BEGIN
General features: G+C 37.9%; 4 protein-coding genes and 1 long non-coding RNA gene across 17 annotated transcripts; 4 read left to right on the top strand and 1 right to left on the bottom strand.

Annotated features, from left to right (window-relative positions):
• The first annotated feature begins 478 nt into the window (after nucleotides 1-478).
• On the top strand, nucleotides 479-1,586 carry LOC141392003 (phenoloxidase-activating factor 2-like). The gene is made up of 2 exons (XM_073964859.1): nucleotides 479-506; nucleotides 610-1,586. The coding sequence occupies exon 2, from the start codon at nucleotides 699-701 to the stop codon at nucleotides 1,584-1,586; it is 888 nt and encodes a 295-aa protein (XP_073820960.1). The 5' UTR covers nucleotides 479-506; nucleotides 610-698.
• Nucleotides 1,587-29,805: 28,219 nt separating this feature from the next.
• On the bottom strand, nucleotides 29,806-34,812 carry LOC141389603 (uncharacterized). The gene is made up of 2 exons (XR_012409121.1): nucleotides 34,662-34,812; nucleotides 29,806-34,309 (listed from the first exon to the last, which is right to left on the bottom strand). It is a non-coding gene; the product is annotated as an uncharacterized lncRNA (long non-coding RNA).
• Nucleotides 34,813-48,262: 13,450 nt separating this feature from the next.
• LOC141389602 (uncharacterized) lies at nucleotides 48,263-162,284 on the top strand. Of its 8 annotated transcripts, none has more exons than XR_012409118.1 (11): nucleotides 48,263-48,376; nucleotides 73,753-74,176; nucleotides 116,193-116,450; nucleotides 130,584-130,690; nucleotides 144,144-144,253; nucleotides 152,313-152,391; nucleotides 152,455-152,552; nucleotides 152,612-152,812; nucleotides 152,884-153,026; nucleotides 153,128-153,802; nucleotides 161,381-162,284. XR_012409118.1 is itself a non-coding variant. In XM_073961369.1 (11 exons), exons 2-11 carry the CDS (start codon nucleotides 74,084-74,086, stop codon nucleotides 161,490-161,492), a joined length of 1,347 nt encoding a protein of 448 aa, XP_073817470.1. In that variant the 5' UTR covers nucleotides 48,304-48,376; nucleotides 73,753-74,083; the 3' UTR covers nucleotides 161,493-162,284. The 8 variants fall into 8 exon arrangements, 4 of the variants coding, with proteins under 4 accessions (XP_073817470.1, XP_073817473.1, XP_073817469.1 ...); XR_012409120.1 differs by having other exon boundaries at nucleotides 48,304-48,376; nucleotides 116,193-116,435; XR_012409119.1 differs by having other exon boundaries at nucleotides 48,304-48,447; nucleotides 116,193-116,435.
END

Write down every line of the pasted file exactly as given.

General features: G+C 37.9%; 4 protein-coding genes and 1 long non-coding RNA gene across 17 annotated transcripts; 4 read left to right on the top strand and 1 right to left on the bottom strand.

Annotated features, from left to right (window-relative positions):
• The first annotated feature begins 478 nt into the window (after nucleotides 1-478).
• On the top strand, nucleotides 479-1,586 carry LOC141392003 (phenoloxidase-activating factor 2-like). The gene is made up of 2 exons (XM_073964859.1): nucleotides 479-506; nucleotides 610-1,586. The coding sequence occupies exon 2, from the start codon at nucleotides 699-701 to the stop codon at nucleotides 1,584-1,586; it is 888 nt and encodes a 295-aa protein (XP_073820960.1). The 5' UTR covers nucleotides 479-506; nucleotides 610-698.
• Nucleotides 1,587-29,805: 28,219 nt separating this feature from the next.
• On the bottom strand, nucleotides 29,806-34,812 carry LOC141389603 (uncharacterized). The gene is made up of 2 exons (XR_012409121.1): nucleotides 34,662-34,812; nucleotides 29,806-34,309 (listed from the first exon to the last, which is right to left on the bottom strand). It is a non-coding gene; the product is annotated as an uncharacterized lncRNA (long non-coding RNA).
• Nucleotides 34,813-48,262: 13,450 nt separating this feature from the next.
• LOC141389602 (uncharacterized) lies at nucleotides 48,263-162,284 on the top strand. Of its 8 annotated transcripts, none has more exons than XR_012409118.1 (11): nucleotides 48,263-48,376; nucleotides 73,753-74,176; nucleotides 116,193-116,450; nucleotides 130,584-130,690; nucleotides 144,144-144,253; nucleotides 152,313-152,391; nucleotides 152,455-152,552; nucleotides 152,612-152,812; nucleotides 152,884-153,026; nucleotides 153,128-153,802; nucleotides 161,381-162,284. XR_012409118.1 is itself a non-coding variant. In XM_073961369.1 (11 exons), exons 2-11 carry the CDS (start codon nucleotides 74,084-74,086, stop codon nucleotides 161,490-161,492), a joined length of 1,347 nt encoding a protein of 448 aa, XP_073817470.1. In that variant the 5' UTR covers nucleotides 48,304-48,376; nucleotides 73,753-74,083; the 3' UTR covers nucleotides 161,493-162,284. The 8 variants fall into 8 exon arrangements, 4 of the variants coding, with proteins under 4 accessions (XP_073817470.1, XP_073817473.1, XP_073817469.1 ...); XR_012409120.1 differs by having other exon boundaries at nucleotides 48,304-48,376; nucleotides 116,193-116,435; XR_012409119.1 differs by having other exon boundaries at nucleotides 48,304-48,447; nucleotides 116,193-116,435.